5. 24-Hour Stores Do Exist.
They’re definitely not as common as other parts of the world, but the big chain convenience stores again, located on every corner, are all open 24 hours; one of these, along with 24-hour drug stores, will probably be a short walk from your Mexico home. Although 24 hour grocery stores don’t exist, they do open at 7 am and close at 11 pm. I actually knew a person from Mexico City once who complained that there weren’t enough 24 hour stores in Toronto when she visited there – opposite to what you ‘d expect!
The other side of the coin…
The other reasons why “Latin America might not be the place for you” vary in Mexico, depending on the specific type of place you’re in, but you’re more likely to run into these issues:
As pointed out in the article, you can’t “expect everything to start and end on time.” People will be late for meetings, and planned presentations from reputable organizations can start up to 30 minutes late. If you like to plan your schedule tell people that appointments or activities are about an hour before you actually expect them to take place. (I know an Australian who keeps insisting on emphasizing over and over again to co-workers and guests that meetings and get-togethers start a 5 pm sharp, for example. “This is NOT on Mexican time,” she repeats. At 6 pm, she and maybe one other person are still waiting for people to start arriving. And this is after 5 years of living in Mexico!)
2. Business in Person
While the use of phone, fax and e-mail is always more and more common in business, most people do prefer meetings in person still. Also, if you are visiting any government office or public service, don’t expect to be able to make an appointment by phone, and count on spending at least half your day in that office, without accomplishing anything. Immigration is probably the most frustrating office you’ll encounter. If you get to the point of receiving a Mexican passport, however, the passport offices are very efficient, well-organized and fast. The staff is also very helpful. Hopefully a sign of more changes to come …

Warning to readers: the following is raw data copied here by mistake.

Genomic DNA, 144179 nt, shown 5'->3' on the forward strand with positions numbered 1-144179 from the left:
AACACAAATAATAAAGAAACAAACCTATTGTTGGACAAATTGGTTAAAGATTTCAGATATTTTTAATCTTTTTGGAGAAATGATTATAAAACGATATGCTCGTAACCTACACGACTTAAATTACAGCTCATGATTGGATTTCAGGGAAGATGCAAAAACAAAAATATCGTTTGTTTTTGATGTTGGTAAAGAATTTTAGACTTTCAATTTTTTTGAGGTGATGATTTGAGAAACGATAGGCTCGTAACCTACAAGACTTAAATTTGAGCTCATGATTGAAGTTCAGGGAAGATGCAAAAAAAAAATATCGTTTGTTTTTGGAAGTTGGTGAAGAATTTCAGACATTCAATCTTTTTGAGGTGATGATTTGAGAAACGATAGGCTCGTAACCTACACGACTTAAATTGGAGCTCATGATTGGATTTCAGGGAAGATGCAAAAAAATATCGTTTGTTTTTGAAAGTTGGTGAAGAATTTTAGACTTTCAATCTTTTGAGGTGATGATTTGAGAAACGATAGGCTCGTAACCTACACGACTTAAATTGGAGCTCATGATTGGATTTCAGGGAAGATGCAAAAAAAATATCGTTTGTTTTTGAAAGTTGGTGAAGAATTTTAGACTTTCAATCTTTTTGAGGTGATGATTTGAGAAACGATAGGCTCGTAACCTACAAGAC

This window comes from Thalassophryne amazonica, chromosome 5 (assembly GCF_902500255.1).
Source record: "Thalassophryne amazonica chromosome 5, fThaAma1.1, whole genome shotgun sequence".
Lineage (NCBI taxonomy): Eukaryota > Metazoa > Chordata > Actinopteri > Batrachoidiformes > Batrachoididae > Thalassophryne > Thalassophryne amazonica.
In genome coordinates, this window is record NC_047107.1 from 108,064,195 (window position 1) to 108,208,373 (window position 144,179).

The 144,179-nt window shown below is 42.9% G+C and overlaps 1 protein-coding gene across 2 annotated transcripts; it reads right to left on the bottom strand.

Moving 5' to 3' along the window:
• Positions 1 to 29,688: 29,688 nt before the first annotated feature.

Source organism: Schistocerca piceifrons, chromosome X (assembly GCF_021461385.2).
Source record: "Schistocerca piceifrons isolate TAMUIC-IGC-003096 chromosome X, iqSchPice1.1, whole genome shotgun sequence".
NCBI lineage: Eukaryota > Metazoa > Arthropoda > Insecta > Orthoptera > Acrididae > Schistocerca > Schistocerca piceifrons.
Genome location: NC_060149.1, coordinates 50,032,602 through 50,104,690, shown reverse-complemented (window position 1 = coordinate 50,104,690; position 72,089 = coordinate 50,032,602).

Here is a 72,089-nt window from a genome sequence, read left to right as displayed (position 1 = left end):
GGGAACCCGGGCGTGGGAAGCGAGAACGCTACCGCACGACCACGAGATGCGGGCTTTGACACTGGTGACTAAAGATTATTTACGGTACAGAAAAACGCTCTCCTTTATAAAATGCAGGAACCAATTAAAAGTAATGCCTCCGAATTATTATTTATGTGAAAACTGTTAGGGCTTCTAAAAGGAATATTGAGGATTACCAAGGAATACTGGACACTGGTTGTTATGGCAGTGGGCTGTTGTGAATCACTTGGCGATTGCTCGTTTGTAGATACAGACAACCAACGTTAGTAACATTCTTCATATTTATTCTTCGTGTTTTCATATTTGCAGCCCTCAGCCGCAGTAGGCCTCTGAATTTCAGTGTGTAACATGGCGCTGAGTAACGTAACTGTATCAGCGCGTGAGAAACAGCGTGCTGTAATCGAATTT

3. Kissing and Hugging
“Germ-a-phobes” are not the only ones who might be put off by Mexican greetings; if you consider hand shaking an affectionate form of greeting someone, you like personal space, and prefer that strangers don’t touch you, you’ll have to adjust. And once you get used to it, you’ll have to learn who and when you hug or kiss; there are unwritten rules.
4. Public Restrooms
As mentioned above, new modern malls and nicer restaurants will probably keep their restrooms clean and well-stocked. But if you’re visiting local taco shops or going sight seeing in places a little more off the beaten track, you’ll have to get used to different standards, and as the author of the other blog pointed out, carry your own toilet paper. Some places give you paper when you pay the 50 cents to use it. (Don’t think that the payment means anyone’s actually going to clean the place up!)
5. Driving Habits
Larger Mexican cities, and places where there isn’t a big tourism industry are a whole different world of driving. The whole family on the moped (father, mother, 2 kids and a baby) is common just about anywhere in Mexico. In places like Playa del Carmen, however, you will be surprised that people respect the rules a little more, and do stop for pedestrians. (Don’t count on the cabs, though.) They generally complain about crazy drivers from the big cities. But following lanes or parking rules would be too much to ask. Turning right from the left lane, or left from the right lane is pretty common – usually done to take advantage of an empty lane to bypass the longer line of cars waiting to turn the same way.
TOPMexicoRealEstate.com; Mexico’s Leading Network of Specialists for Finding and Purchasing Mexican Properties Safely
About the Author: Thomas Lloyd, founder and president of TOPMexicoRealestate.com, has numerous diplomas and certifications in Mexico Real Estate topics and is one of only a few professionals to hold Mexico’s new degree in real estate, accompanied by a Professional Identification Number, “cedula profesional.” He has over 15 years of direct experience in Mexico’s business culture.